Abstract: When multiple charities, social programs and community projects simultaneously vie for funding, donors risk miscoordinating their contributions leading to an inefficient distribution of funding across projects. Community chests and other intermediary organizations facilitate coordination among donors and reduce such risks. We explore such considerations by extending the threshold public goods framework to allow donors to contribute to an intermediary rather than directly to the public goods. We experimentally study the effects of the intermediary on contributions and successful public good funding. Results show that delegation increases overall contributions and public good success, but only when the intermediary is formally committed to direct funding received from donors to socially beneficial goods. Without such a restriction, the presence of an intermediary is detrimental, resulting in lower contributions, a higher probability of miscoordination, and lower payoffs.
    Keywords: Delegation, threshold public goods, public goods experiment, fundraising, charitable giving, donor strategy
    JEL: C91 C92 H40 H41 L31
    Date: 2019–02
  9. By: Mathieu Martin; Zéphirin Nganmeni; Craig A. Tovey (Université de Cergy-Pontoise, THEMA)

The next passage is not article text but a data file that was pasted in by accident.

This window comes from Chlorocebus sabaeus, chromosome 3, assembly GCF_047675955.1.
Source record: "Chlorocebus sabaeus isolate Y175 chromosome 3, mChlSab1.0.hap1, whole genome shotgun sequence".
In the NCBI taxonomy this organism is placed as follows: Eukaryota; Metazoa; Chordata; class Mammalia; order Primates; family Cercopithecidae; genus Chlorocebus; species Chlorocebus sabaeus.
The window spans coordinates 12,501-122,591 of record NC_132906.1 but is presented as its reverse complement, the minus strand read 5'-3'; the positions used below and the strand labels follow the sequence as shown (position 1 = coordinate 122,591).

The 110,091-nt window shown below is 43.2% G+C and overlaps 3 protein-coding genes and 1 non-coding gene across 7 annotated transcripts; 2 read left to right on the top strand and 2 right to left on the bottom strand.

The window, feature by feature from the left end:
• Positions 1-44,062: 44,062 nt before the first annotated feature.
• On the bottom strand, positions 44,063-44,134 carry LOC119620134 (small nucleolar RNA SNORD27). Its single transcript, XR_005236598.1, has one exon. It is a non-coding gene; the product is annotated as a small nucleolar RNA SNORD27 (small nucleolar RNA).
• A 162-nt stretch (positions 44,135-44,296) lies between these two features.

Abstract: We introduce a dominance relationship in spatial voting with Euclidean preferences, by treating voter ideal points as balls of radius δ. Values δ > 0 model imprecision or ambiguity as to voter preferences, or caution on the part of a social planner. The winning coalitions may be any consistent monotonic collection of voter subsets. We characterize the minimum value of δ for which the δ-core, the set of undominated points, is nonempty. In the case of simple majority voting, the core is the yolk center and δ is the yolk radius. Thus the δ-core both generalizes and provides a new characterization of the yolk. We then study relationships between the δ-core and two other concepts: the Ɛ-core and the finagle point. We prove that every fi nagle point must be within 2.32472 yolk radii of every yolk center, in all dimensions m ≥ 2.
    Keywords: Spatial voting, dominance, core, yolk, fi nagle.
    JEL: C62 C70 D71 D72
    Date: 2019
  10. By: Klenio Barbosa; Fernando V. Ferreira